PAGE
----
000000b9`e5cfdf48  00000000`00000118 00000000`00000120
000000b9`e5cfdf58  00000000`00000128 00000000`0000012c

...or even ask the debugger to print out the handle information for the handles in the array:

0:000> .foreach /pS 1 /ps 1 (h {dq /c 1 000000b9`e5cfdf00+48 L4}) {!handle h f}
Handle 118
  Type          Thread
  Attributes    0
  GrantedAccess 0x1fffff:
         Delete,ReadControl,WriteDac,WriteOwner,Synch
         Terminate,Suspend,Alert,GetContext,SetContext,SetInfo,QueryInfo,SetToken,Impersonate,DirectImpersonate
  HandleCount   3
  PointerCount  786412
  Name          <none>
  Object Specific Information
    Thread Id   1940.1158
    Priority    12
    Base Priority 0
    Start Address 1d3e1fa0 BatteryMeter!CPUSelectorThread
Handle 120
  Type          Thread
  Attributes    0
  GrantedAccess 0x1fffff:
         Delete,ReadControl,WriteDac,WriteOwner,Synch
         Terminate,Suspend,Alert,GetContext,SetContext,SetInfo,QueryInfo,SetToken,Impersonate,DirectImpersonate
  HandleCount   3
  PointerCount  786416
  Name          <none>
  Object Specific Information
    Thread Id   1940.12d0
    Priority    10
    Base Priority 0
    Start Address 1d3e1ff0 BatteryMeter!HardwareChangeDetectorThread
Handle 128
  Type          Thread
  Attributes    0
  GrantedAccess 0x1fffff:
         Delete,ReadControl,WriteDac,WriteOwner,Synch
         Terminate,Suspend,Alert,GetContext,SetContext,SetInfo,QueryInfo,SetToken,Impersonate,DirectImpersonate
  HandleCount   3
  PointerCount  786420
  Name          <none>
  Object Specific Information
    Thread Id   1940.1220
    Priority    12
    Base Priority 0
    Start Address 1d3e2040 BatteryMeter!LocationAwarenessThread
Handle 12c
  Type          Thread
  Attributes    0
  GrantedAccess 0x1fffff:
         Delete,ReadControl,WriteDac,WriteOwner,Synch
         Terminate,Suspend,Alert,GetContext,SetContext,SetInfo,QueryInfo,SetToken,Impersonate,DirectImpersonate
  HandleCount   3
  PointerCount  786424
  Name          <none>
  Object Specific Information
    Thread Id   1940.1814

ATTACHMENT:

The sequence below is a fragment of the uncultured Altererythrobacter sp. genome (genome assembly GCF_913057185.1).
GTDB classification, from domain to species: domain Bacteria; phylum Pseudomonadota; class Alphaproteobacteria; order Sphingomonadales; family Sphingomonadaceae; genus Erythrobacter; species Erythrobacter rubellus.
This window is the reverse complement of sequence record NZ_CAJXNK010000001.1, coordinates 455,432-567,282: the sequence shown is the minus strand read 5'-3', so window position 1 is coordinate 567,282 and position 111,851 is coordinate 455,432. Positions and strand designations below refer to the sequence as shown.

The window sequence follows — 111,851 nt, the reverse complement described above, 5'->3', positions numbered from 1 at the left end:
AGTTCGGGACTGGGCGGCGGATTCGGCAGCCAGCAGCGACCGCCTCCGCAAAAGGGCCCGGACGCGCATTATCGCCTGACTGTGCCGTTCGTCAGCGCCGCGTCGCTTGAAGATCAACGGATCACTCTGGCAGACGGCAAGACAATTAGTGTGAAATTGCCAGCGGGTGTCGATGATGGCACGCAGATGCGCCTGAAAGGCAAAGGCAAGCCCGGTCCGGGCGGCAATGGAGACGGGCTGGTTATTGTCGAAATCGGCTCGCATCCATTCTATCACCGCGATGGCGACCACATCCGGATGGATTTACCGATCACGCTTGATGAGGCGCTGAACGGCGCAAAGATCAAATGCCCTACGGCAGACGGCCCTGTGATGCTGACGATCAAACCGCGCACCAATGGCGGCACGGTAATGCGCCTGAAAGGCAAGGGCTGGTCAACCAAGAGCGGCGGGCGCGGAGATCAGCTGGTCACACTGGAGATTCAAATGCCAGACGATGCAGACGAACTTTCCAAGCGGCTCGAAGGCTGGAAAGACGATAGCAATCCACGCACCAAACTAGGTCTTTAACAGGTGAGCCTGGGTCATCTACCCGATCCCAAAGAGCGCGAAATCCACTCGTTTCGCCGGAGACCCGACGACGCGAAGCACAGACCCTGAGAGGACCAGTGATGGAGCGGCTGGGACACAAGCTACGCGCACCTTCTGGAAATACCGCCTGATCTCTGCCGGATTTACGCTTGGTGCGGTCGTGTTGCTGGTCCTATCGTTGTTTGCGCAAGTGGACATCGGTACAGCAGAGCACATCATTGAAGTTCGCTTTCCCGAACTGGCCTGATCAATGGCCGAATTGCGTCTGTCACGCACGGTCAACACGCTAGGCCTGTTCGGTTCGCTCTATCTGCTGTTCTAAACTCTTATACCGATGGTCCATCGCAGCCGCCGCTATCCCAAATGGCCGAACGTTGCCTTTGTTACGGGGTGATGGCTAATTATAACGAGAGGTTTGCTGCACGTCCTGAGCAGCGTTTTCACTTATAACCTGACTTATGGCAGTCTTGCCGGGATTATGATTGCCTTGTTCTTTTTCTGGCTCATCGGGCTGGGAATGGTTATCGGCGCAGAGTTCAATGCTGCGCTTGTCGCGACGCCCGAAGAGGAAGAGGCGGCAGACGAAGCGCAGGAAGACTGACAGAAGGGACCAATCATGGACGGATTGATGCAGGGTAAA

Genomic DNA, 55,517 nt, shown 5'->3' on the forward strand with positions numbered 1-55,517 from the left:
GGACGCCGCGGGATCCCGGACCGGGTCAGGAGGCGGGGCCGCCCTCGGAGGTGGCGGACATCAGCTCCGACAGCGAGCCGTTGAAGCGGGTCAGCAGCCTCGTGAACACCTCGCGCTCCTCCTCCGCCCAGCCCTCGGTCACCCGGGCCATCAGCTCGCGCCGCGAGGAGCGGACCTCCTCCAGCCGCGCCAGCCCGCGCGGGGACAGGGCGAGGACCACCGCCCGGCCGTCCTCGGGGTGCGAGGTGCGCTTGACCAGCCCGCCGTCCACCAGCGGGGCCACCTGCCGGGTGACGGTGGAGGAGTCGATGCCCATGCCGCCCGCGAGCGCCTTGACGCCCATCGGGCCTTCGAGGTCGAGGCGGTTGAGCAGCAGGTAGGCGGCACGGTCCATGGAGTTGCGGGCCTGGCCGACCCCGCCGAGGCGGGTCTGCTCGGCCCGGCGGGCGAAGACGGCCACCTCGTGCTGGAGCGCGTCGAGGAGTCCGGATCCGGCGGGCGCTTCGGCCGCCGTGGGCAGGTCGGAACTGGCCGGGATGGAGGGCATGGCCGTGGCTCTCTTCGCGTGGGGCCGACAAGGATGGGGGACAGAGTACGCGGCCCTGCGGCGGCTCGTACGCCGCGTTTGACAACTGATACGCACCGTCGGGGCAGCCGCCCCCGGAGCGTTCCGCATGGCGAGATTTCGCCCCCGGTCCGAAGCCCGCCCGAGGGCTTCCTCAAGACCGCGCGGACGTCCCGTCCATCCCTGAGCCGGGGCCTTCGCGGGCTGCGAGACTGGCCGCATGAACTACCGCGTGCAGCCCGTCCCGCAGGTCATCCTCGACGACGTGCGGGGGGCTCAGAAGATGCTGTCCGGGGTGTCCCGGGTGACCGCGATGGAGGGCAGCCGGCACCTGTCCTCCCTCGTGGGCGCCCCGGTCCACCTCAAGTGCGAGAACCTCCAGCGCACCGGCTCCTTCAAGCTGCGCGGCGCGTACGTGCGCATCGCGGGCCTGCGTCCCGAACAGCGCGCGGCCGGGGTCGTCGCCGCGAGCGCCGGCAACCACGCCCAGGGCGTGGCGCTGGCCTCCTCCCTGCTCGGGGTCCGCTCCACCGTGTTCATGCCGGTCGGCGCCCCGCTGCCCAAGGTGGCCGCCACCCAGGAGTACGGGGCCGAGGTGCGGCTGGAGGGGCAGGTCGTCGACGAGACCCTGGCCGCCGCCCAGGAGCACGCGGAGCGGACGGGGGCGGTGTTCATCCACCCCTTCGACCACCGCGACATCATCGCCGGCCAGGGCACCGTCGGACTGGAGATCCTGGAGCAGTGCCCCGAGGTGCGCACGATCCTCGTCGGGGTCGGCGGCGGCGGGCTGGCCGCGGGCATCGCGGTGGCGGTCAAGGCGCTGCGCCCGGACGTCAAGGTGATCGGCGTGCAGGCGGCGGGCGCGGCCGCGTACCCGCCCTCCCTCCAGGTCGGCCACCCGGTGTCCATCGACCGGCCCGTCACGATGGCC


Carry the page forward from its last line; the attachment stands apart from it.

Priority    10
    Base Priority 0
    Start Address 1d3e20a0 BatteryMeter!TemperaturePropagationThread

To summarize, with some effort we were able to discover that the WaitForMultipleObjects function was invoked with an array of four threads, which we can now go ahead and inspect. But this was an easy case, in which the parameters haven't been clobbered -- it boggles the mind to think that you have to go through disassembly listings every time you want to dump parameter values.

Enter CMKD -- a free debugging extension that streamlines the analysis of 64-bit call stacks. This extension performs some fairly clever analysis of the stack structure, non-volatile register storage areas, and function call sites to display parameter values or at least explain where they came from. In our particular case, this extension works brilliantly:

0:000> !stack -p -t
Call Stack : 44 frames
## Stack-Pointer    Return-Address   Call-Site       
...snipped for brevity...
01 000000b9e5cfdbe0 000007f9368e1292 KERNELBASE!WaitForMultipleObjectsEx+e5 
  Parameter[0] = 0000000000000004 : rcx saved in current frame into NvReg rbx which is saved by child frames
  Parameter[1] = 000000b9e5cfdf48 : rdx saved in current frame into NvReg r13 which is saved by child frames
  Parameter[2] = 0000000000000001 : r8  saved in current frame into stack 
  Parameter[3] = 0000000000000000 : r9  saved in current frame into NvReg r14 which is saved by child frames
02 000000b9e5cfdec0 000007f61d3e1da9 KERNEL32!WaitForMultipleObjects+12 
  Parameter[0] = 0000000000000004 : rcx setup in parent frame by movb instruction @ 000007f61d3e1d9e from immediate data 
  Parameter[1] = 000000b9e5cfdf48 : rdx setup in parent frame by lea instruction @ 000007f61d3e1d99 from mem @ 000000b9e5cfdf48 
  Parameter[2] = 0000000000000001 : r8  setup in parent frame by movb instruction @ 000007f61d3e1d93 from immediate data 
  Parameter[3] = 00000000ffffffff : r9  setup in parent frame by movb instruction @ 000007f61d3e1d8d from immediate data 
03 000000b9e5cfdf00 000007f91f710c37 BatteryMeter!CBatteryMeterDlg::OnCPUSelectorChanged+159 
  Parameter[0] = (unknown)        : 
  Parameter[1] = (unknown)        : 
  Parameter[2] = (unknown)        : 
  Parameter[3] = (unknown)        : 
...snipped for brevity...

In the preceding output, the highlighted parameters correspond to what we previously discovered with manual labor. CMKD deduced the parameter values and explained where they came from -- the specific MOVB/LEA instructions that initialized the registers.

To conclude: CMKD makes it much easier to analyze x64 method calls that use the x64 calling convention. It's a valuable addition to your arsenal if you need to debug dumps of optimized binaries for which you do not have private symbols and source code.

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Published at DZone with permission of Sasha Goldshtein, DZone MVB. See the original article here.